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crsschk
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 Random Article strikes again!

4.) You may always have been a murmuring, complaining Christian. You sulk and feel sorry for your "sad, sweet self." But you need not do so. "If the Spirit of him that raised up Jesus from the dead dwell in you," He will so quicken your poor mortal, murmuring frame that you will experience the power of the Cross to cancel the complaining. There is a point to be observed, however; the victory will not be automatic. It will be only: "If ye through the Spirit [note that you must co-operate] do mortify [make to die] the deeds of the body" (Rom. 8:13).

You are sensitive, "thin-skinned"? Why not call it sinful pride? The next time somebody reproves you, just say, "You don't know half the truth. If you knew me you would say much worse." This may help you into harmony with the Cross. It will at least be the truth.

The flesh reasons that if your circumstances were only different you could have victory. But circumstances only reveal what is inside. Our insistence here is this: that "the eternal substance of a thing never lies in the thing itself, but in the quality of our reaction toward it. If in hard times we are kept from resentment, held in silence and filled with inward sweetness, that is what matters. The event that distressed us will pass from memory as a wind that passes and is gone. But what we were while the wind was blowing upon us has eternal consequences" (Amy Carmichael).

You may be a zealous Christian. But have you gotten over a fleshly itch for a thrilling baptism of power? Do you demand signs and wonders before you will believe? The flesh seeks to glory in God's very presence. Those who make such imperious demands upon God keep alive the very fleshly, selfish principle which must go to the Cross. In Old Testament ceremony, the blood, representing death, always preceded the anointing with oil, representing the Spirit. Do we forget that the Spirit comes from the Crucified in Heaven? Five bleeding wounds He bears. They still proclaim that the flesh with its passions and lusts was crucified. Nadab and Abihu once offered strange fire before God--and died.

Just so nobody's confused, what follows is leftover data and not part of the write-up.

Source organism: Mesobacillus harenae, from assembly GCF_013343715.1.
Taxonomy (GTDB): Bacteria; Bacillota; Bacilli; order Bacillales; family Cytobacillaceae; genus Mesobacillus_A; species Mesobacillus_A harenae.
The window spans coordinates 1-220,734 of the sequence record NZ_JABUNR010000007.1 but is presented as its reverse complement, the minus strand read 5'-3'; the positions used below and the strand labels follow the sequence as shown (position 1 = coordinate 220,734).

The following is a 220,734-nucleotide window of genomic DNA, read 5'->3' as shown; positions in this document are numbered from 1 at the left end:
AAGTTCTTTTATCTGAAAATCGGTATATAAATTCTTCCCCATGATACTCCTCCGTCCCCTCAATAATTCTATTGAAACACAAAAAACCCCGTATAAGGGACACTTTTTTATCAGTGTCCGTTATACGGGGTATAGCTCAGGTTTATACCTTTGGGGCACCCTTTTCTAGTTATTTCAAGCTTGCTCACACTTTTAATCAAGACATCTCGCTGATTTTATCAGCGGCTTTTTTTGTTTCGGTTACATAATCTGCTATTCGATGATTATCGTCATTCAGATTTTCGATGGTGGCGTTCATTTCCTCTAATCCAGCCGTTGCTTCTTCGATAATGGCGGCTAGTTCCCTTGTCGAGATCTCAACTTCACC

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 2004/9/5 11:03Profile
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 Random Article strikes again!

5.) Are you given to gossip? The principle of curiosity is like the troubled sea that cannot rest. Does your tongue cast up a world of mire and dirt? We know a true minister who sought to control his tongue by taking a red hot poker and searing it. But the trouble was deeper. It was a heart matter. However, his attitude was right. He was willing to burn his tongue if that would help. He later learned how "through the Spirit" to mortify the deeds of the tongue.
Word just comes of a native preacher, until recently a flaming evangelist. His wife was self-assertive. In a certain issue she was manifestly wrong. But the preacher took sides with his wife. He has compromised with the flesh. Now, peace in the home is a wonderful thing, but not at such a price. The Spirit has ceased to use this preacher. Moreover, God gives drastic directions concerning such things when He says, "If thy brother, the son of thy mother, or thy son, or thy daughter, or the wife of thy bosom, or thy friend, which is as thine own soul, entice thee secretly, saying, Let us go and serve other gods . . . Thou shalt not consent unto him, nor hearken unto him; neither shall thine eye pity him, neither shalt thou spare, neither shalt thou conceal him. But thou shalt surely kill him; thine hand shall be first upon him to put him to death, and afterwards the hand of all the people. And thou shalt stone him with stones, that he die; because he hath sought to thrust thee away from the Lord thy God" (Deut. 13:6-10). This generation has been "graced" to spiritual softness and death. We do not "fear" as our forefathers did. We need the stiffening of Moses.